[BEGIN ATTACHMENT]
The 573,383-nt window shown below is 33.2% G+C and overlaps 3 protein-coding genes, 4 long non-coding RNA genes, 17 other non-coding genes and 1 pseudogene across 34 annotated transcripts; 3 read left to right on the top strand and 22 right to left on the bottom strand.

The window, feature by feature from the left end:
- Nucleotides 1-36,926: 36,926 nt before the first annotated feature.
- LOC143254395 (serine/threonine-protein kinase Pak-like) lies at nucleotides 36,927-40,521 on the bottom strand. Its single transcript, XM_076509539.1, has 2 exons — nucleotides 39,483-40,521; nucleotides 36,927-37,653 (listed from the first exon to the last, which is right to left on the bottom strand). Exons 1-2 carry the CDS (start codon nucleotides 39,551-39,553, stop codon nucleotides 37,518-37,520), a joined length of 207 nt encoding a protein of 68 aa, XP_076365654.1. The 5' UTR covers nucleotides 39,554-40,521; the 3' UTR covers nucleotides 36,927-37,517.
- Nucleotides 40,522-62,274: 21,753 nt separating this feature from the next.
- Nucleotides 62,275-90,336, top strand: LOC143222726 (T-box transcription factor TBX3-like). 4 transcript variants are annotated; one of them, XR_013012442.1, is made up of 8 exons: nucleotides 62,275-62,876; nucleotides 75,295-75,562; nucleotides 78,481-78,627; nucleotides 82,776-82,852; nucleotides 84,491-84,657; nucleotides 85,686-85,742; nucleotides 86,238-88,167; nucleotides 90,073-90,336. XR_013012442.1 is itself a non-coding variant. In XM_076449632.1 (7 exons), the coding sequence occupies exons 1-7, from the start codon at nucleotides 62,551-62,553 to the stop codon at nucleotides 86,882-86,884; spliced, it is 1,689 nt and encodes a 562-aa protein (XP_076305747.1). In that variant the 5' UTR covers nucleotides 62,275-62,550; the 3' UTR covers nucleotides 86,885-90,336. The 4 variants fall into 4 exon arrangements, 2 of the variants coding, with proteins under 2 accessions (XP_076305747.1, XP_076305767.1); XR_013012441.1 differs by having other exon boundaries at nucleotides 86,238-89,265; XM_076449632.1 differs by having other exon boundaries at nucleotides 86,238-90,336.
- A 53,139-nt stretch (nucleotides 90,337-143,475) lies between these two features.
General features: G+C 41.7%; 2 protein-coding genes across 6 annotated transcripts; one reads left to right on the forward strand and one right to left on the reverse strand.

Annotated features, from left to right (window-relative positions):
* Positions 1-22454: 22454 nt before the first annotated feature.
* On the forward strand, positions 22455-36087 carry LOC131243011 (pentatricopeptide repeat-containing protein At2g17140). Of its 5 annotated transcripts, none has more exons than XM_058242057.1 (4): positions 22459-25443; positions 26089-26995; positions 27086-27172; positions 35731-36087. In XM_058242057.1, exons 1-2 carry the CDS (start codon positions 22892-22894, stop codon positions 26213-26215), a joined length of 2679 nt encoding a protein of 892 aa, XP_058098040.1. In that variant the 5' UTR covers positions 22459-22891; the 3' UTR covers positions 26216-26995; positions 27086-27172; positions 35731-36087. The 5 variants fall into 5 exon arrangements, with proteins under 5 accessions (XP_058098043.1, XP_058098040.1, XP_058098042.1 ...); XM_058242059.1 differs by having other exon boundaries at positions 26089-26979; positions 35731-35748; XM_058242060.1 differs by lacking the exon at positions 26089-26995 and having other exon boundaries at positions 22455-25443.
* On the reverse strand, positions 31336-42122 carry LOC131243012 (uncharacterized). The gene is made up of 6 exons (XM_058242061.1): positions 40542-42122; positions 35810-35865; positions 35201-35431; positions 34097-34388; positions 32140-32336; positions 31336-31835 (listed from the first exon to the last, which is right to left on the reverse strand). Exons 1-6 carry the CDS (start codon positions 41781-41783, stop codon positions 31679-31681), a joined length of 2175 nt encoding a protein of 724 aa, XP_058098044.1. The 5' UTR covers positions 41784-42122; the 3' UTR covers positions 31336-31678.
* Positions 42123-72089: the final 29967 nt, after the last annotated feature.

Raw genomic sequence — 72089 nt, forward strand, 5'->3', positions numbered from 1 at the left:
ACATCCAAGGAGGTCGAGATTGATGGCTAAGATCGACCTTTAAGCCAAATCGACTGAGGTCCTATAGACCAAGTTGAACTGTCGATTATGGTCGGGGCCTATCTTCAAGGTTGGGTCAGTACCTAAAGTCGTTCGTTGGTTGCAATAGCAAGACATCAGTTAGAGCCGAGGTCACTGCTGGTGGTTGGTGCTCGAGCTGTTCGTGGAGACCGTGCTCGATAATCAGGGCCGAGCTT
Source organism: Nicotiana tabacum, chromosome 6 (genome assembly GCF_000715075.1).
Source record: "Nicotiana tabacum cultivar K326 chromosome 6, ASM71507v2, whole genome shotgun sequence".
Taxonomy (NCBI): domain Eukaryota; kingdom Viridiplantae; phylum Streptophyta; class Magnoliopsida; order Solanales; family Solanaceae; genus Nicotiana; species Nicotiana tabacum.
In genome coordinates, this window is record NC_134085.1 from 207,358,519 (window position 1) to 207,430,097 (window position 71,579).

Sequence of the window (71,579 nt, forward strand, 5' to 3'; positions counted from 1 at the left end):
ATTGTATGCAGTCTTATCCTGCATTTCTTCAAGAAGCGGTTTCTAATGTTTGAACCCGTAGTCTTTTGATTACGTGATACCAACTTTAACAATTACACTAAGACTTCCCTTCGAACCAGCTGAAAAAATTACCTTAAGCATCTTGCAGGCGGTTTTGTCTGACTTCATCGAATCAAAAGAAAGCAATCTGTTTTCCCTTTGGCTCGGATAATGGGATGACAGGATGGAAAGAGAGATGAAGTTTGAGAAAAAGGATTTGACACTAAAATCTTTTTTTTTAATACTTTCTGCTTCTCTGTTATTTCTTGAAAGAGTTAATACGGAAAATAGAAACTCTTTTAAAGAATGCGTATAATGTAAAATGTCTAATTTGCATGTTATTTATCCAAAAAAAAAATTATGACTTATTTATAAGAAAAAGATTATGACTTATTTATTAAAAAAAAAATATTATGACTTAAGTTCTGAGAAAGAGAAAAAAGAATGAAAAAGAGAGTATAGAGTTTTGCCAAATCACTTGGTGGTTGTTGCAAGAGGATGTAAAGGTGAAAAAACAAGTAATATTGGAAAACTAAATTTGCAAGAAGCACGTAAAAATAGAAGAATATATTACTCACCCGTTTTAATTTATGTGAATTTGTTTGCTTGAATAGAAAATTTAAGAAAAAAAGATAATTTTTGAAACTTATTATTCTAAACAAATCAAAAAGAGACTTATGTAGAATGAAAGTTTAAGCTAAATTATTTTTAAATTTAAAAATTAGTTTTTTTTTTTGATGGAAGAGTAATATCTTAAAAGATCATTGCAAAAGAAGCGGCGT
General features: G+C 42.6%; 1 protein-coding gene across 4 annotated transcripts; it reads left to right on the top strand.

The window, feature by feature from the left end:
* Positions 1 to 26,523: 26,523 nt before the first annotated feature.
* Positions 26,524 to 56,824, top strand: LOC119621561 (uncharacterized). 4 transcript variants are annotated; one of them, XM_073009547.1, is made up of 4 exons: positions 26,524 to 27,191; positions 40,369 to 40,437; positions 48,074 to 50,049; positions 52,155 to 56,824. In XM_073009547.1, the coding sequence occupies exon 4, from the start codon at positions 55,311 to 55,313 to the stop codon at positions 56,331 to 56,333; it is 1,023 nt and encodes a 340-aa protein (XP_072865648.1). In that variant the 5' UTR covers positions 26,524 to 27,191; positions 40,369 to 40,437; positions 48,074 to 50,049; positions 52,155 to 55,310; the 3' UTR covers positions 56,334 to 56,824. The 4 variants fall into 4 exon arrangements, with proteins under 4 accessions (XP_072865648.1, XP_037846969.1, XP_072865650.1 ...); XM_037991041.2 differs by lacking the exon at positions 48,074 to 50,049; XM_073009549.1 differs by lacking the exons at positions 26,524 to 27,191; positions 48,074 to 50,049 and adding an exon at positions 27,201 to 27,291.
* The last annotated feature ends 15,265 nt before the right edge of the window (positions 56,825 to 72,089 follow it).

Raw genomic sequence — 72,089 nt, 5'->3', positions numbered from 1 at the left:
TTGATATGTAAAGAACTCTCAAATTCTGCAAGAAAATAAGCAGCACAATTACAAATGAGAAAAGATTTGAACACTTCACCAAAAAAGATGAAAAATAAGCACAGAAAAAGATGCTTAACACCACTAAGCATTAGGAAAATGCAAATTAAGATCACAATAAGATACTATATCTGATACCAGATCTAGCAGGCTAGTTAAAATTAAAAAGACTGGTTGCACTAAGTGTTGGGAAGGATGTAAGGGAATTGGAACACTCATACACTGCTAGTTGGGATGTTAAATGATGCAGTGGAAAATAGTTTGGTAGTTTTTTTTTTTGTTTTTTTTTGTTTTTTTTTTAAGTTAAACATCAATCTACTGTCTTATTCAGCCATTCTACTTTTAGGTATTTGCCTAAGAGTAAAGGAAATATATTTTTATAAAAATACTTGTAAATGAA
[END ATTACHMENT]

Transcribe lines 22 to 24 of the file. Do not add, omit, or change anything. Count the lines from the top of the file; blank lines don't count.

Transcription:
General features: G+C 42.6%; 1 protein-coding gene across 4 annotated transcripts; it reads left to right on the top strand.

The window, feature by feature from the left end:
* Positions 1 to 26,523: 26,523 nt before the first annotated feature.